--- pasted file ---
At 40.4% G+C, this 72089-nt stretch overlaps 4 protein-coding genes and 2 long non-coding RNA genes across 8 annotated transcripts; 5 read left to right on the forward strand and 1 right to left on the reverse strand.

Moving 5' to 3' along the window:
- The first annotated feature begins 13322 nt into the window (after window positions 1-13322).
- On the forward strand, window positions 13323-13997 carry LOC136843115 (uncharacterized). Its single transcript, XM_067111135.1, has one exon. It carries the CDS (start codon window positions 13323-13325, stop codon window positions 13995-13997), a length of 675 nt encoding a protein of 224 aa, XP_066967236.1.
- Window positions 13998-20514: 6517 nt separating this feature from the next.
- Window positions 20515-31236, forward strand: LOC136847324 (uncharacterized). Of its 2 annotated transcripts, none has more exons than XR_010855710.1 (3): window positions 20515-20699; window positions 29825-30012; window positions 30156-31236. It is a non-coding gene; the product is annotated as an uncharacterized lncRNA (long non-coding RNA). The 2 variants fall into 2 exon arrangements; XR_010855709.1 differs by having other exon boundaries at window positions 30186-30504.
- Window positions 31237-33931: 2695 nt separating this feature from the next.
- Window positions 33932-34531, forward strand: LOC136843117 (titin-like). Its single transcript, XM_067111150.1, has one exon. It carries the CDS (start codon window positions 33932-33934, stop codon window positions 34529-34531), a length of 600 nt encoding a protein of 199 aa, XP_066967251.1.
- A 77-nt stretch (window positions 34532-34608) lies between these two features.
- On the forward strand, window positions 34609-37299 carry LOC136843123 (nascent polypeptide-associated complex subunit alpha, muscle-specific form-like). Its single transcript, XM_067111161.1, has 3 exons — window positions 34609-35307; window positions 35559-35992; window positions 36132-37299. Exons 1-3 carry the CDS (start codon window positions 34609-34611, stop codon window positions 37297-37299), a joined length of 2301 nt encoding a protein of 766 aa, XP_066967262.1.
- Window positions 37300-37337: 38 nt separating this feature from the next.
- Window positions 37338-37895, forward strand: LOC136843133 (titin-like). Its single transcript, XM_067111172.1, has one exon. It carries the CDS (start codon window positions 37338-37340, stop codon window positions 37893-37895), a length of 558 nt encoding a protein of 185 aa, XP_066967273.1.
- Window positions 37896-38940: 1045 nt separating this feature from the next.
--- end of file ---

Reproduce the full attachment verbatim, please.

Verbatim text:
At 40.4% G+C, this 72089-nt stretch overlaps 4 protein-coding genes and 2 long non-coding RNA genes across 8 annotated transcripts; 5 read left to right on the forward strand and 1 right to left on the reverse strand.

Moving 5' to 3' along the window:
- The first annotated feature begins 13322 nt into the window (after window positions 1-13322).
- On the forward strand, window positions 13323-13997 carry LOC136843115 (uncharacterized). Its single transcript, XM_067111135.1, has one exon. It carries the CDS (start codon window positions 13323-13325, stop codon window positions 13995-13997), a length of 675 nt encoding a protein of 224 aa, XP_066967236.1.
- Window positions 13998-20514: 6517 nt separating this feature from the next.
- Window positions 20515-31236, forward strand: LOC136847324 (uncharacterized). Of its 2 annotated transcripts, none has more exons than XR_010855710.1 (3): window positions 20515-20699; window positions 29825-30012; window positions 30156-31236. It is a non-coding gene; the product is annotated as an uncharacterized lncRNA (long non-coding RNA). The 2 variants fall into 2 exon arrangements; XR_010855709.1 differs by having other exon boundaries at window positions 30186-30504.
- Window positions 31237-33931: 2695 nt separating this feature from the next.
- Window positions 33932-34531, forward strand: LOC136843117 (titin-like). Its single transcript, XM_067111150.1, has one exon. It carries the CDS (start codon window positions 33932-33934, stop codon window positions 34529-34531), a length of 600 nt encoding a protein of 199 aa, XP_066967251.1.
- A 77-nt stretch (window positions 34532-34608) lies between these two features.
- On the forward strand, window positions 34609-37299 carry LOC136843123 (nascent polypeptide-associated complex subunit alpha, muscle-specific form-like). Its single transcript, XM_067111161.1, has 3 exons — window positions 34609-35307; window positions 35559-35992; window positions 36132-37299. Exons 1-3 carry the CDS (start codon window positions 34609-34611, stop codon window positions 37297-37299), a joined length of 2301 nt encoding a protein of 766 aa, XP_066967262.1.
- Window positions 37300-37337: 38 nt separating this feature from the next.
- Window positions 37338-37895, forward strand: LOC136843133 (titin-like). Its single transcript, XM_067111172.1, has one exon. It carries the CDS (start codon window positions 37338-37340, stop codon window positions 37893-37895), a length of 558 nt encoding a protein of 185 aa, XP_066967273.1.
- Window positions 37896-38940: 1045 nt separating this feature from the next.